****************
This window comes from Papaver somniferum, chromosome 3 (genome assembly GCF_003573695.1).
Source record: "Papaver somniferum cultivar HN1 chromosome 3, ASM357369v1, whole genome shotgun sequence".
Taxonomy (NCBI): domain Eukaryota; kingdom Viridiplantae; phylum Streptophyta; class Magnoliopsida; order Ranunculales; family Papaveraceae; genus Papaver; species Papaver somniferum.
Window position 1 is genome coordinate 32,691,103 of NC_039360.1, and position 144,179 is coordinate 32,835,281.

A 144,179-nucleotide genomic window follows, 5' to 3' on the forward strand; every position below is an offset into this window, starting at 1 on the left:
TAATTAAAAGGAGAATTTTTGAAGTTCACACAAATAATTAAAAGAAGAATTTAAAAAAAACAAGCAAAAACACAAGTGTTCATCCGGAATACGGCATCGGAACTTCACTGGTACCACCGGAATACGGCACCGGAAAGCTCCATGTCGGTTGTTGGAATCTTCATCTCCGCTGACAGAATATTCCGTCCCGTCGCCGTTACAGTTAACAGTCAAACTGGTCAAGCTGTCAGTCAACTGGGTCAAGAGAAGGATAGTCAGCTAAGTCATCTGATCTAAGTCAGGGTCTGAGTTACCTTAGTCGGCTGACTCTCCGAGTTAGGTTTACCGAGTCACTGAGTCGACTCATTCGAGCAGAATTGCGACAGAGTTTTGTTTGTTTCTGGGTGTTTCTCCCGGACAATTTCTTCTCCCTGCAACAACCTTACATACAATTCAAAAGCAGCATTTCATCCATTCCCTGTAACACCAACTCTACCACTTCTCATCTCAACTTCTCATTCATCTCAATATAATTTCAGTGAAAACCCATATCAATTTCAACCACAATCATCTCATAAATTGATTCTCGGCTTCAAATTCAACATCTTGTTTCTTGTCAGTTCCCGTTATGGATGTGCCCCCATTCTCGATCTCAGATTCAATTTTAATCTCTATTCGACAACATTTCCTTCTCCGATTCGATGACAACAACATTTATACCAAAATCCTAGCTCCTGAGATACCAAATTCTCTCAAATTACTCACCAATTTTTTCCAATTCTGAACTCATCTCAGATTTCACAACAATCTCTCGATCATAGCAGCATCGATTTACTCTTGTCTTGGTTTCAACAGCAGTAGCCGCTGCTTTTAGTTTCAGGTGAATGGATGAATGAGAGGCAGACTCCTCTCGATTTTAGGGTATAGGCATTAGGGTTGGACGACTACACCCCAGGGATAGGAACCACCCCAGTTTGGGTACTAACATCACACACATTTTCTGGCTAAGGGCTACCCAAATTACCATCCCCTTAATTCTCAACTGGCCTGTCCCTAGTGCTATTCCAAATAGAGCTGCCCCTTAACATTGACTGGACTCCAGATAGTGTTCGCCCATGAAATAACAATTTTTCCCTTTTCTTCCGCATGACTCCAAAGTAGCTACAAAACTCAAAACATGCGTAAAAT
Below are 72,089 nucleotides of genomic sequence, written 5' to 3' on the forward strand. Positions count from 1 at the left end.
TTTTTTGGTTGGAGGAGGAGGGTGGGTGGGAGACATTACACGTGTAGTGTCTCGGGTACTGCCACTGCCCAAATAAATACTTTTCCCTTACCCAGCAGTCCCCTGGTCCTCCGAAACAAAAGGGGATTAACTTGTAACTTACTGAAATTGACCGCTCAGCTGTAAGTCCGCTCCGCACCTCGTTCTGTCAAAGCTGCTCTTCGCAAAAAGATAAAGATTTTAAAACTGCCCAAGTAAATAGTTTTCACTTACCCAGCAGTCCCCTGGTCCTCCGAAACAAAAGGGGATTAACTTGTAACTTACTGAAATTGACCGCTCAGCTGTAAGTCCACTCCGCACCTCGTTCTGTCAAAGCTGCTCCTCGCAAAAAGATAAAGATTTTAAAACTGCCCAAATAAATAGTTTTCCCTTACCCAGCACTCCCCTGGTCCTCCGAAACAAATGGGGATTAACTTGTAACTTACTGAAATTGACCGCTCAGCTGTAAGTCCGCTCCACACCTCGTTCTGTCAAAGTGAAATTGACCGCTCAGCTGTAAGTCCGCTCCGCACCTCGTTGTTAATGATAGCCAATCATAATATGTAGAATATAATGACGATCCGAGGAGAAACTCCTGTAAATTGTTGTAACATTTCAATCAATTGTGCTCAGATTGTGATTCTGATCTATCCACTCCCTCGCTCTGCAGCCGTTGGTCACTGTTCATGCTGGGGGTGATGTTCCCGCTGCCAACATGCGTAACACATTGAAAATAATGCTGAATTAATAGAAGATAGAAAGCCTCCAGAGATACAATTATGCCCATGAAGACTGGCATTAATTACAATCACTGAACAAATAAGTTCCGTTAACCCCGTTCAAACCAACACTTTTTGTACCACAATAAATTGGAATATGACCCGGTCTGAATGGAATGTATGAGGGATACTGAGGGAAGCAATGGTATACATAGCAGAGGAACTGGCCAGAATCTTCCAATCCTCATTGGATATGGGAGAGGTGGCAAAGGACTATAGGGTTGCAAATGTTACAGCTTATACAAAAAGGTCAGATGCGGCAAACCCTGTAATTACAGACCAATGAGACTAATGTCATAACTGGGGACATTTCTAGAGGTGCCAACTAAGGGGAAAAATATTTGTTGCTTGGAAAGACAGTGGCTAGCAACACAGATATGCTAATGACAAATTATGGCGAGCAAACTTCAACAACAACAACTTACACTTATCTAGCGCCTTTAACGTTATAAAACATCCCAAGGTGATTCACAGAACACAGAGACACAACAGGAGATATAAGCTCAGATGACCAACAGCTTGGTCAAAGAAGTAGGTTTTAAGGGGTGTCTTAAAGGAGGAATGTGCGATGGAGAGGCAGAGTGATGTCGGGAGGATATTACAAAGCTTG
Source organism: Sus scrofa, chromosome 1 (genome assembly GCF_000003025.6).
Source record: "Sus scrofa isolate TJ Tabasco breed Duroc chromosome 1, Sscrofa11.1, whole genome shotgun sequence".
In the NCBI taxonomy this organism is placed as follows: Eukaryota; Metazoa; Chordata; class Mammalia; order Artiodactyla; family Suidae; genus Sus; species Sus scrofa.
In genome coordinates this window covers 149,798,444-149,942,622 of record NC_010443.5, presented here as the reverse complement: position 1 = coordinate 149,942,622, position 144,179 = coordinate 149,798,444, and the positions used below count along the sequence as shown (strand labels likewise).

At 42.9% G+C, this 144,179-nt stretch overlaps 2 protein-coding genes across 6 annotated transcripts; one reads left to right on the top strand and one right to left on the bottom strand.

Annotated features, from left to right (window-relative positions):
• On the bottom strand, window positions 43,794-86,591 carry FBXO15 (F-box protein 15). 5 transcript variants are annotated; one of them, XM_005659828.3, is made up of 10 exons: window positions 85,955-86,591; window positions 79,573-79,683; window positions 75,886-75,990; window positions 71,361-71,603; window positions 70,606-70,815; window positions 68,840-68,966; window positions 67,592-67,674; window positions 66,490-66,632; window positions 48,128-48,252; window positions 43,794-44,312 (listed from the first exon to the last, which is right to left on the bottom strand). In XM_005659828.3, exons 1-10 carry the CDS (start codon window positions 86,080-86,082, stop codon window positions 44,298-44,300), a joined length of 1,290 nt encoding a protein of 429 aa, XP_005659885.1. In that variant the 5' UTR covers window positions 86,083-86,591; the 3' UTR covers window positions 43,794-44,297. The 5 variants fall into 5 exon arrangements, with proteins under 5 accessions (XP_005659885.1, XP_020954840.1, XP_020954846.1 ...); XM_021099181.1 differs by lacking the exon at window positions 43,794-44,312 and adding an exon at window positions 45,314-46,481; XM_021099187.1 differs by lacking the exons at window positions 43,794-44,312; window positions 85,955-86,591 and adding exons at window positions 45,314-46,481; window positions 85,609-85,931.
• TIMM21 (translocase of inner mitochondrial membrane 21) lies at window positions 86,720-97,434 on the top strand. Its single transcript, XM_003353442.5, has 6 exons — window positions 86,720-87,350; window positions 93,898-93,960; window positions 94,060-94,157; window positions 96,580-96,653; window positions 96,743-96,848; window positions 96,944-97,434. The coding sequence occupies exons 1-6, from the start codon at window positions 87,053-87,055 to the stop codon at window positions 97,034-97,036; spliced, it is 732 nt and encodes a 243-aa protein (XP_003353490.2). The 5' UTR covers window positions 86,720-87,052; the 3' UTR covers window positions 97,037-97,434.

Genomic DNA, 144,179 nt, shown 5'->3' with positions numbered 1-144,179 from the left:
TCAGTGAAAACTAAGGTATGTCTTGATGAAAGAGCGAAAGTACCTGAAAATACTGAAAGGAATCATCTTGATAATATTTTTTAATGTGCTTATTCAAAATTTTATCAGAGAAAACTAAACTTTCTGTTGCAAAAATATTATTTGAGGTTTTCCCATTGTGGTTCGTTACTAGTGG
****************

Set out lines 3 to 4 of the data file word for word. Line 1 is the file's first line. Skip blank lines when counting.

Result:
Taxonomy (NCBI): domain Eukaryota; kingdom Viridiplantae; phylum Streptophyta; class Magnoliopsida; order Ranunculales; family Papaveraceae; genus Papaver; species Papaver somniferum.
Window position 1 is genome coordinate 32,691,103 of NC_039360.1, and position 144,179 is coordinate 32,835,281.